A look at Tustinís Tudor Revival homes

by Juanita Lovret
Reprinted courtesy of the Tustin News

HANSEL AND GRETEL COTTAGE, another name for Tudor Revival architecture, suits this home on Third Street with its stucco-clad chimney, steep pitch roof and entrance courtyard.
 

California bungalow and Tudor Revival were popular architectural styles in the 1920s. Few Tudor Revival houses, sometimes referred to as English or Hansel and Gretel cottages, were built in Tustin although California bungalows are found on almost every street.

When Thirtieth Street Architects, Inc. did a historical survey of Tustin in 1990, they classified the small cottage at 329 Third St. as a Tudor Revival, although other sources identify it as a French/Norman Revival style. Regardless, its steeply pitched roof with a gabled wing in front, and stucco-clad chimney are rare in Tustin.

Virgil Deaver built the house in 1922 using one of five lots originally owned by Sarah Eddy, widow of Samuel Eddy who had a blacksmith shop on the southwest corner of B and Third in the mid-1800s.

R. L. Eddy inherited the lots in 1921, sold the property to Charles Artz, owner of the Tustin Mercantile Co., who deeded it to Charles Conant, a First National Bank of Tustin employee. O. T. Johnson, the next owner, sold lots 9 and 10 to Deaver in 1921.

Max Holmes, a bookkeeper for the Tustin Lemon Association, and his wife Florence first owned the house which has had a half dozen owners and a number of tenants over the years.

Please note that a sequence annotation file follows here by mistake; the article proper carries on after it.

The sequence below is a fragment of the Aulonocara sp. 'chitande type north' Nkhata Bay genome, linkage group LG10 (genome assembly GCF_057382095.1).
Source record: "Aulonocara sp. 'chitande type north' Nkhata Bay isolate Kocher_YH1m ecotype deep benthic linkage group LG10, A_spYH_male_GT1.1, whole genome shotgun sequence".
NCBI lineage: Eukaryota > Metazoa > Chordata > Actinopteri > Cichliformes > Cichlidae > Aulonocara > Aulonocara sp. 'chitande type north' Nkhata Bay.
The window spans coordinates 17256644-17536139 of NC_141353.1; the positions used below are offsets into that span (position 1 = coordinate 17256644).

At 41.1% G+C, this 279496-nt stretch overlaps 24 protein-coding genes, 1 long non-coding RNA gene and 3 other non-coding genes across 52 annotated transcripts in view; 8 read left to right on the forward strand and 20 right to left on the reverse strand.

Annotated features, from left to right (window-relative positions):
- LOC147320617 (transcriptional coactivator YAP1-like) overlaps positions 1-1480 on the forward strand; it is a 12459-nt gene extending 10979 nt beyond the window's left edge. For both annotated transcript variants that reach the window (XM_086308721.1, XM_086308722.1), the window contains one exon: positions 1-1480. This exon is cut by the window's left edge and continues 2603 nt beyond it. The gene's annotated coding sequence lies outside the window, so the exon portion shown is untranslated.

The gated courtyard entrance and multi-paned French windows on the front facade are original, but alterations including an updated kitchen and an addition recently completed by Tustin builder, Scot Lewis, for the present owner, Kara Kosinski, have been made.

The home built in 1925 at 535 Pacific St. for Neppie and Harrison Malicot, a tree doctor for the San Joaquin Fruit Co., is an excellent example of the California Bungalow. Owned by the Marple family from 1903 to 1925, the property was an orange grove when Harry Howard Marple, son of owners Richard and Edna Marple, extended Pacific from Main Street to Sixth Street through the middle of the orchard and sold lots.

Sparkling in green paint with rust trim, the house is a typical California bungalow. Revolting against the fussy, formal Victorian architecture, these houses were designed with the front door opening directly into the living room from the front porch.

Transoms and large plate glass windows bring light and the outdoors into the rooms. Built-in cabinetry, prominent hearths, wide eaves and low roof lines are other features.

The deep lot has a small bungalow at the rear and ample space for fruit trees and a kitchen garden. Luther and Susie Miller, retired ranchers, who purchased the home in 1945 and lived there for more than 20 years used this space well. Present owners are Maureen Li and Douglas Schaller.

The owners of these two homes were recently recognized by the Tustin Preservation Conservancy for their efforts in preserving the history and legacy of Tustinís Historic District.
 

 

 
 

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